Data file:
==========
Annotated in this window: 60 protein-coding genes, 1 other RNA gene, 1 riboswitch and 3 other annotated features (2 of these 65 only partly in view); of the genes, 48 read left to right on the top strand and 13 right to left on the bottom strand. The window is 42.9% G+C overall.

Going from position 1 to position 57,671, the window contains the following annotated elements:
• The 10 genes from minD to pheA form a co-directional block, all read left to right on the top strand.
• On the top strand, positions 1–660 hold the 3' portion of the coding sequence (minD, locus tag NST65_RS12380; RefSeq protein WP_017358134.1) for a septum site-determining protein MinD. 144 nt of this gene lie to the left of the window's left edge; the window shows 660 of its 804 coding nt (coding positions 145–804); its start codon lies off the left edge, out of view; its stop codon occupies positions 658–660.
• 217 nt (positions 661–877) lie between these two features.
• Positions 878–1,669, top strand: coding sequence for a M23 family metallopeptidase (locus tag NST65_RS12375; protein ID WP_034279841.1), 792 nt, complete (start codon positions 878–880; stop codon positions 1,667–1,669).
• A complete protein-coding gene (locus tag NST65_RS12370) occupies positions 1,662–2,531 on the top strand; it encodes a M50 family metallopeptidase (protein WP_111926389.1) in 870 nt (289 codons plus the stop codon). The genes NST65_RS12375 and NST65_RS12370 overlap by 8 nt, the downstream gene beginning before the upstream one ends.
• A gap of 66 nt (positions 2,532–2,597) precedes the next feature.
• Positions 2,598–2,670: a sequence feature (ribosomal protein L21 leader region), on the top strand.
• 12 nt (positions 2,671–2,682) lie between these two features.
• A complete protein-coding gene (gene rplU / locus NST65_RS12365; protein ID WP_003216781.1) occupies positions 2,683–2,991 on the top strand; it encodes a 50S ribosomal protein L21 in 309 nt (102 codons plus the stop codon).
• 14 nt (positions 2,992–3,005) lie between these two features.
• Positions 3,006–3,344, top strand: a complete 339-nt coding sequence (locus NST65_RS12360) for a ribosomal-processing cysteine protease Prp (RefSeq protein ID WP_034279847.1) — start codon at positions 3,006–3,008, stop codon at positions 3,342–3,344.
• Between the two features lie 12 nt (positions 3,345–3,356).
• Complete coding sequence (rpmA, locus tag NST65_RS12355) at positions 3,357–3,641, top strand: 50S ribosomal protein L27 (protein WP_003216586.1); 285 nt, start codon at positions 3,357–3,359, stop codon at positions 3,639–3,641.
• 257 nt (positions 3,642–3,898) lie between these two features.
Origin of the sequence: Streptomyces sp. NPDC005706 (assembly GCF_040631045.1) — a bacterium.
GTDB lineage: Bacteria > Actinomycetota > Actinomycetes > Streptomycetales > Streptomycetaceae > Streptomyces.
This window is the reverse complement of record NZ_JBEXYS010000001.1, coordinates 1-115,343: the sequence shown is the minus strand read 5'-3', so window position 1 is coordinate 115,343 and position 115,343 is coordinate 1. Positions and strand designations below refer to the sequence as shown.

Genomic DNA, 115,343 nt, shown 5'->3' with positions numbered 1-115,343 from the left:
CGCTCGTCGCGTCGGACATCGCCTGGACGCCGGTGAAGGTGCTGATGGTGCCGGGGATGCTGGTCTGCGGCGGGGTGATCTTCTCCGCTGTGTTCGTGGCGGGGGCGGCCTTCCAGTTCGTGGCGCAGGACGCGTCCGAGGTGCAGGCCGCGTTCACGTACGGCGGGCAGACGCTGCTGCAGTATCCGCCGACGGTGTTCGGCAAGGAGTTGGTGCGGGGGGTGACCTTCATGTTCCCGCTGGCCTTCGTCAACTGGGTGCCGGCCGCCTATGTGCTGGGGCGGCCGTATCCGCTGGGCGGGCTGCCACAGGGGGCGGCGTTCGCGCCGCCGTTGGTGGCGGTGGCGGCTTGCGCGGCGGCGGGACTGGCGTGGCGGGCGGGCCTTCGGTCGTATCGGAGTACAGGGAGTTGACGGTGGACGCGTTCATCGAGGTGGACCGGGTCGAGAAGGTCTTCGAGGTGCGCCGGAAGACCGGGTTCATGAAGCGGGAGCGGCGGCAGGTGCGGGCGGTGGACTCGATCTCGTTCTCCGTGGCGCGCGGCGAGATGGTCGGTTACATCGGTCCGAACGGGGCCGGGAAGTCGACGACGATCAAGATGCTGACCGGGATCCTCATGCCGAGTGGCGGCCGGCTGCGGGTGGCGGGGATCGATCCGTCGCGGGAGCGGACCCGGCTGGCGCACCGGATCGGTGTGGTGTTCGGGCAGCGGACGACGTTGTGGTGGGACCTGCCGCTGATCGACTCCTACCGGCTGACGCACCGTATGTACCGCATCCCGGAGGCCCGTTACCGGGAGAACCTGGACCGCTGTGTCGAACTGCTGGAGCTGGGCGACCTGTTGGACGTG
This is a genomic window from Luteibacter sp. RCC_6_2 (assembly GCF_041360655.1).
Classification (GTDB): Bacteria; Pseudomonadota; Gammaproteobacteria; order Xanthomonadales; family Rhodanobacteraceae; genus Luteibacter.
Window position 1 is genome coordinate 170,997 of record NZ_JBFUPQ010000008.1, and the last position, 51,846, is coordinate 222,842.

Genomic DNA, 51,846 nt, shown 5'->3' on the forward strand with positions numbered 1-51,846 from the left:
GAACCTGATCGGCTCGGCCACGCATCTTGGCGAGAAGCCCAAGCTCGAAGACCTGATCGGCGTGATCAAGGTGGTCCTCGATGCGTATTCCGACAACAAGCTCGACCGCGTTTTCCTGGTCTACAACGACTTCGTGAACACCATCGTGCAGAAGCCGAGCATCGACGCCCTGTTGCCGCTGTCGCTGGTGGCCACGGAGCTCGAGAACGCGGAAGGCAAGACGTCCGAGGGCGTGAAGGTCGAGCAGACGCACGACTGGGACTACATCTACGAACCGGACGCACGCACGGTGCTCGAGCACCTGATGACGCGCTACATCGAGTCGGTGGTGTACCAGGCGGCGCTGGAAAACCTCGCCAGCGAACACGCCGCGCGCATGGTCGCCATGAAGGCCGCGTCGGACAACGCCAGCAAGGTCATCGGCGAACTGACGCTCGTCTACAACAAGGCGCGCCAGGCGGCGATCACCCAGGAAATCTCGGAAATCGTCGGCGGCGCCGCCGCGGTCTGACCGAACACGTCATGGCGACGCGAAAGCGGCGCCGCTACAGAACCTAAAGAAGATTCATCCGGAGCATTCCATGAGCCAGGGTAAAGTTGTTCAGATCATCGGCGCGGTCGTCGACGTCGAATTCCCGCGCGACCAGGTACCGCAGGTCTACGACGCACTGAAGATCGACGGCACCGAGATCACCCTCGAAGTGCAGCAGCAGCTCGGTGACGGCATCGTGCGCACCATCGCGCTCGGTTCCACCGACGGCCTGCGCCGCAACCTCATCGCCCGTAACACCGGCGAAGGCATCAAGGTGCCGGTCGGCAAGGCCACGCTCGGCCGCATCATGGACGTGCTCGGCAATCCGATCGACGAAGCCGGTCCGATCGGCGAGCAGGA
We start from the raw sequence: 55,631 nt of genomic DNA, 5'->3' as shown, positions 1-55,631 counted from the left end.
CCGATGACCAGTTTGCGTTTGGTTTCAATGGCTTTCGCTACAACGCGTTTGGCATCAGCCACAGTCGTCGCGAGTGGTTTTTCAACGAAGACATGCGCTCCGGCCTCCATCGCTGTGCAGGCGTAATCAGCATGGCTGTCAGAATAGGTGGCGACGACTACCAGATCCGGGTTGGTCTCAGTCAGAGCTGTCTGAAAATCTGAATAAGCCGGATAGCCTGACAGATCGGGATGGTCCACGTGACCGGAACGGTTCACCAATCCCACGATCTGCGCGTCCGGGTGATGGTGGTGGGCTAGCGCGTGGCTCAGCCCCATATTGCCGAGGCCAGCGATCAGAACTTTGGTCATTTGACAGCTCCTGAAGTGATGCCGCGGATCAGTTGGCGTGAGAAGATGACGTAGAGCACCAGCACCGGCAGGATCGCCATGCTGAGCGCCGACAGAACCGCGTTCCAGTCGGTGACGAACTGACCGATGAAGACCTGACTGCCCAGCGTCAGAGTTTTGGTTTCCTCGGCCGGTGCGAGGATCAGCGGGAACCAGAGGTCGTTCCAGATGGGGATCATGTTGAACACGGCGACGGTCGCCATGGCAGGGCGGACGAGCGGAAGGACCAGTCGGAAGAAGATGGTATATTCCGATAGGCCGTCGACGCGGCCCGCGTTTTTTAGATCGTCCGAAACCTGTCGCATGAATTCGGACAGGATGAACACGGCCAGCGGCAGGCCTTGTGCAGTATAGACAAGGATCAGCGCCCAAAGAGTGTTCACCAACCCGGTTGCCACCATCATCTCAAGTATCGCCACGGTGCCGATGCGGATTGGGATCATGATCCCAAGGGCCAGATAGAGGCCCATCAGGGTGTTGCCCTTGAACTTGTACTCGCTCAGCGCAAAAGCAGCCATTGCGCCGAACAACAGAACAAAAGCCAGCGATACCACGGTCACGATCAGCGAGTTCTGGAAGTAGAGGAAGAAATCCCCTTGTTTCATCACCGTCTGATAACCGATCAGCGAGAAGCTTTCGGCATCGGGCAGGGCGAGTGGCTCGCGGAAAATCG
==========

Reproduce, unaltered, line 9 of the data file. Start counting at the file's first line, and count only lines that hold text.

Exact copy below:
• Positions 2,598–2,670: a sequence feature (ribosomal protein L21 leader region), on the top strand.